Michelin and Takata Beat $80M Lawsuit
Michelin and Takata won’t have to face an $80 million verdict alleging that a defective Michelin tire and a faulty Takata seat belt caused traumatic brain injuries for one driver. The driver was driving a 2005 Chevy Trailblazer in Fort Pierce, Florida in 2009. According to the complaint, the SUV was traveling on I-95 when the driver lost control of the vehicle, causing it to turn over three and a half times. Two teenagers in the vehicle were ejected during the crash. Both suffered severe brain injuries as a result of the one-car accident.
The plaintiffs were seeking $80 million alleging that the blown tire was singularly responsible for the accident. They also alleged that the defective seat belts contributed to the severity of the two teens’ injuries and resulted in them being ejected from the vehicle.
Jury Rules in Favor of Michelin & Takata
In this lawsuit, Michelin was able to provide evidence to the jury that the tire had been damaged and then resold to the owner of the vehicle, absolving the company of liability. It was an effective argument because the tire left the stream of commerce, had work done on it, and then re-entered the stream of commerce. This doesn’t mean that the plaintiffs don’t have a lawsuit. It only means that they can’t target Michelin in the lawsuit, which is unfortunate for them. Instead, they’ll have to file a lawsuit against a much smaller company that released a defectively repaired tire into the stream of commerce. Michelin also provided evidence that the Trailblazer could easily be controlled if one of the tires blew out.
Takata argued that the teens weren’t wearing their seatbelts at all. The plaintiffs were unable to prove that they were. The plaintiffs had argued that the seatbelts were defective because they could unlatch when they were hit by the elbow of one of the passengers. However, that seemed like such a random event that it proved unlikely that it would happen to two people involved in the same accident. If only one of the passengers was ejected, perhaps the argument would have been more successful. Takata provided the jury with evidence that the seatbelts met federal safety standards.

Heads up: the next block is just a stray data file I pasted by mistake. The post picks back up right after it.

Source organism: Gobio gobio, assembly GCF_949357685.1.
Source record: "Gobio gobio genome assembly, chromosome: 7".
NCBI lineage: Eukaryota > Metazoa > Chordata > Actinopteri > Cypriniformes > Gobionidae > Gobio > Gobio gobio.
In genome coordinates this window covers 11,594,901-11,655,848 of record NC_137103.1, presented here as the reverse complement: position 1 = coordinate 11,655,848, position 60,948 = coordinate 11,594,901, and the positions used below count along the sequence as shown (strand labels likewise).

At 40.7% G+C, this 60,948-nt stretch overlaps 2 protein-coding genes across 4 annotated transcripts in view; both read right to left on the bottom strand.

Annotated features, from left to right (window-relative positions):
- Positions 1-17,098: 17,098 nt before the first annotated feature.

Blaming the Victims
In cases like these, large companies defending their products against civil lawsuits have, as their best strategy, the right to blame the victim for causing the accident. Short of that, they can blame another third party. In this case, the plaintiffs alleged that Michelin was responsible for manufacturing the defective tire, but Michelin lost control of the tire once it was patched and then sold used. Their strategy of blaming the third party that sold the tire to the driver paid off. Additionally, had the tire been theirs, they would have argued that the Trailblazer was easy to control if a tire blew and that the driver could have controlled the vehicle if they handled the situation properly.
Takata was able to beat their product liability claim by arguing that the kids in the car were never wearing their seatbelt in the first place. The plaintiffs could provide no evidence that wasn’t the case.
Talk to a Defective Tire Lawyer Today
If you believe that a defective tire caused your injuries, the Coral Gables tire defect attorneys at Halpern, Santos & Pinkert have the experience you need to handle your claim. Set up a free consultation today.